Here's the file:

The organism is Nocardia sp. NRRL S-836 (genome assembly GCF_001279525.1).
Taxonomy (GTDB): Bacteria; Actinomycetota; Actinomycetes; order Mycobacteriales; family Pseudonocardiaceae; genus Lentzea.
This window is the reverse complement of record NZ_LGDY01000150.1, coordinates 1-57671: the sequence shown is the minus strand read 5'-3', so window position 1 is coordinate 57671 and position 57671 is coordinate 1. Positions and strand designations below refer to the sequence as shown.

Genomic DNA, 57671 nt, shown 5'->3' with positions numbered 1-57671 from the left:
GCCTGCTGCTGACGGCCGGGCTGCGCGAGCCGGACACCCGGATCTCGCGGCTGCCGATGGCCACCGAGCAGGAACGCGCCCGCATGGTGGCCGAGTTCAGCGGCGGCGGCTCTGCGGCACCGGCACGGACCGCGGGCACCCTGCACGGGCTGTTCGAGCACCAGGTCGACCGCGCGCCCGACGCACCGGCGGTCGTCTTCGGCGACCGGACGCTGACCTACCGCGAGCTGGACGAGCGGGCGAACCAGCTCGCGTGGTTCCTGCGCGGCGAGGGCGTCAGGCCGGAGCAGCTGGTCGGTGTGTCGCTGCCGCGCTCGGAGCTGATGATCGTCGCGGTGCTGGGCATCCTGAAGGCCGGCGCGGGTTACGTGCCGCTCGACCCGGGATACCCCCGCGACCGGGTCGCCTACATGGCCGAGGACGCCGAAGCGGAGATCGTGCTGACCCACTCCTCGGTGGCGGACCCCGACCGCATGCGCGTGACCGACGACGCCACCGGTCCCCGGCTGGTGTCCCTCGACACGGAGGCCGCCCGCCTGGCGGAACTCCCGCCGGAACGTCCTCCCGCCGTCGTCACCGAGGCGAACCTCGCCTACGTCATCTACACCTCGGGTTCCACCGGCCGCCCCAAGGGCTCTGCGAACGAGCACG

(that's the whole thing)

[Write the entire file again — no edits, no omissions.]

The organism is Nocardia sp. NRRL S-836 (genome assembly GCF_001279525.1).
Taxonomy (GTDB): Bacteria; Actinomycetota; Actinomycetes; order Mycobacteriales; family Pseudonocardiaceae; genus Lentzea.
This window is the reverse complement of record NZ_LGDY01000150.1, coordinates 1-57671: the sequence shown is the minus strand read 5'-3', so window position 1 is coordinate 57671 and position 57671 is coordinate 1. Positions and strand designations below refer to the sequence as shown.

Genomic DNA, 57671 nt, shown 5'->3' with positions numbered 1-57671 from the left:
GCCTGCTGCTGACGGCCGGGCTGCGCGAGCCGGACACCCGGATCTCGCGGCTGCCGATGGCCACCGAGCAGGAACGCGCCCGCATGGTGGCCGAGTTCAGCGGCGGCGGCTCTGCGGCACCGGCACGGACCGCGGGCACCCTGCACGGGCTGTTCGAGCACCAGGTCGACCGCGCGCCCGACGCACCGGCGGTCGTCTTCGGCGACCGGACGCTGACCTACCGCGAGCTGGACGAGCGGGCGAACCAGCTCGCGTGGTTCCTGCGCGGCGAGGGCGTCAGGCCGGAGCAGCTGGTCGGTGTGTCGCTGCCGCGCTCGGAGCTGATGATCGTCGCGGTGCTGGGCATCCTGAAGGCCGGCGCGGGTTACGTGCCGCTCGACCCGGGATACCCCCGCGACCGGGTCGCCTACATGGCCGAGGACGCCGAAGCGGAGATCGTGCTGACCCACTCCTCGGTGGCGGACCCCGACCGCATGCGCGTGACCGACGACGCCACCGGTCCCCGGCTGGTGTCCCTCGACACGGAGGCCGCCCGCCTGGCGGAACTCCCGCCGGAACGTCCTCCCGCCGTCGTCACCGAGGCGAACCTCGCCTACGTCATCTACACCTCGGGTTCCACCGGCCGCCCCAAGGGCTCTGCGAACGAGCACG